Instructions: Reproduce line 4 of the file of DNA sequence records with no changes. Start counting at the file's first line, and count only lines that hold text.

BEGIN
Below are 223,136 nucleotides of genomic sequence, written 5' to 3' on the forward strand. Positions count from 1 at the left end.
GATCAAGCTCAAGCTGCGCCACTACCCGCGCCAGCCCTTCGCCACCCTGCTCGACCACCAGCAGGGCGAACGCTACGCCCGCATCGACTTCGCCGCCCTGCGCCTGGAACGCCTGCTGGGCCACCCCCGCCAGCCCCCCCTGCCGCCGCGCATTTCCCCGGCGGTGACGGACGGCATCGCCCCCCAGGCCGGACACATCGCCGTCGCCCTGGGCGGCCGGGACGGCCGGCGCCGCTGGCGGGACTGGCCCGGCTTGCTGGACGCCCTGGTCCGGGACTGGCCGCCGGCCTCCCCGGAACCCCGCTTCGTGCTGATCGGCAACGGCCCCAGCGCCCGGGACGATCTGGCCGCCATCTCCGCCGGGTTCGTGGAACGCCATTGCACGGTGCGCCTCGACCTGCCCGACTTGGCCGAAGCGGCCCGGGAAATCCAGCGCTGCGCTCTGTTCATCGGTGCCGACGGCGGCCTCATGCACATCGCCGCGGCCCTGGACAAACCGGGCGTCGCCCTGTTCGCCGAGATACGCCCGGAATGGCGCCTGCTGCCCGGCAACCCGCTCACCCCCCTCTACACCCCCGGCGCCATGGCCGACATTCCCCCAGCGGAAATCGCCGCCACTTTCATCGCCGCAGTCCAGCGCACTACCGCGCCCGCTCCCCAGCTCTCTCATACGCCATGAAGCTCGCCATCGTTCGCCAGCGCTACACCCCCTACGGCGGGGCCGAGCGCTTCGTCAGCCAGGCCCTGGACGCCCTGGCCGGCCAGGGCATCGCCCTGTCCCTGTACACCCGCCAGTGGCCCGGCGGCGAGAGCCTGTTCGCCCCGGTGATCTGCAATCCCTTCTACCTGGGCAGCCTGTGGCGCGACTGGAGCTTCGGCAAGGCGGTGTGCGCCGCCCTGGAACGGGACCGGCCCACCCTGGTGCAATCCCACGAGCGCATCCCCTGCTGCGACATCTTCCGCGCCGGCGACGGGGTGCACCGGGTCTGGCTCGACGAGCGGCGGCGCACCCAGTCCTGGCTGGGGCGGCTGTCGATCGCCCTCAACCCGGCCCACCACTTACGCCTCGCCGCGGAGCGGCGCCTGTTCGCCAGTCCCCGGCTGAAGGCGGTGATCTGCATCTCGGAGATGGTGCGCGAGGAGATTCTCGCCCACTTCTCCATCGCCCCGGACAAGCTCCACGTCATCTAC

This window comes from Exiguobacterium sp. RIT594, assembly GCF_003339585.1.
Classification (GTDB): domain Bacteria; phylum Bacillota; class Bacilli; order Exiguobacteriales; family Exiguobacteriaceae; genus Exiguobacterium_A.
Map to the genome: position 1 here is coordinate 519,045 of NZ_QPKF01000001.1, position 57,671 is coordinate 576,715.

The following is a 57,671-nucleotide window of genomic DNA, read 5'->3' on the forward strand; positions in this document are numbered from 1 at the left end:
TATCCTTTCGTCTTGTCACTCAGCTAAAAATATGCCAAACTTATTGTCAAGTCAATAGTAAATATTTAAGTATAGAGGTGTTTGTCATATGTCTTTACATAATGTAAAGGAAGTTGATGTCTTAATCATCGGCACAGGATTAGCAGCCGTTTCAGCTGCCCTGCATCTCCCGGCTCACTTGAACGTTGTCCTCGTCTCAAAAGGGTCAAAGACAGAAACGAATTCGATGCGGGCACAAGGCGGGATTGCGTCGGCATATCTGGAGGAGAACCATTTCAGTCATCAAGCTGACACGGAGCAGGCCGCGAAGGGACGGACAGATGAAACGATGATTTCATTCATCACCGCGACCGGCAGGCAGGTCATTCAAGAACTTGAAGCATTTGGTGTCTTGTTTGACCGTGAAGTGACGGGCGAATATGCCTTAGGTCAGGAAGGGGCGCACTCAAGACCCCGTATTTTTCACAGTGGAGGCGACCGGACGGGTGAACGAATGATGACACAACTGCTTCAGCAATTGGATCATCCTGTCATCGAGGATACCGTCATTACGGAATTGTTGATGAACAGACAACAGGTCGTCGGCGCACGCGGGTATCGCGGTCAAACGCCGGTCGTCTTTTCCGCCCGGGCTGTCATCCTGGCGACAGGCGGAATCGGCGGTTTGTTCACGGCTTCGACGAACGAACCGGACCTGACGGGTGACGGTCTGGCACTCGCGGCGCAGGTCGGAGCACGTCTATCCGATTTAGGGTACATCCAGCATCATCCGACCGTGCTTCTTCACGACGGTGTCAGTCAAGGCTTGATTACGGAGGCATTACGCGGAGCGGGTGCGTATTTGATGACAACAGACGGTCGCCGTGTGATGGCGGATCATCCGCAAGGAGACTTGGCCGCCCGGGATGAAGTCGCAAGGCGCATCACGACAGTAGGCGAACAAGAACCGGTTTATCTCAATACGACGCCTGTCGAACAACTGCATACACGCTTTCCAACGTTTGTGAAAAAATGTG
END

Classification (GTDB): domain Bacteria; phylum Bacillota; class Bacilli; order Exiguobacteriales; family Exiguobacteriaceae; genus Exiguobacterium_A.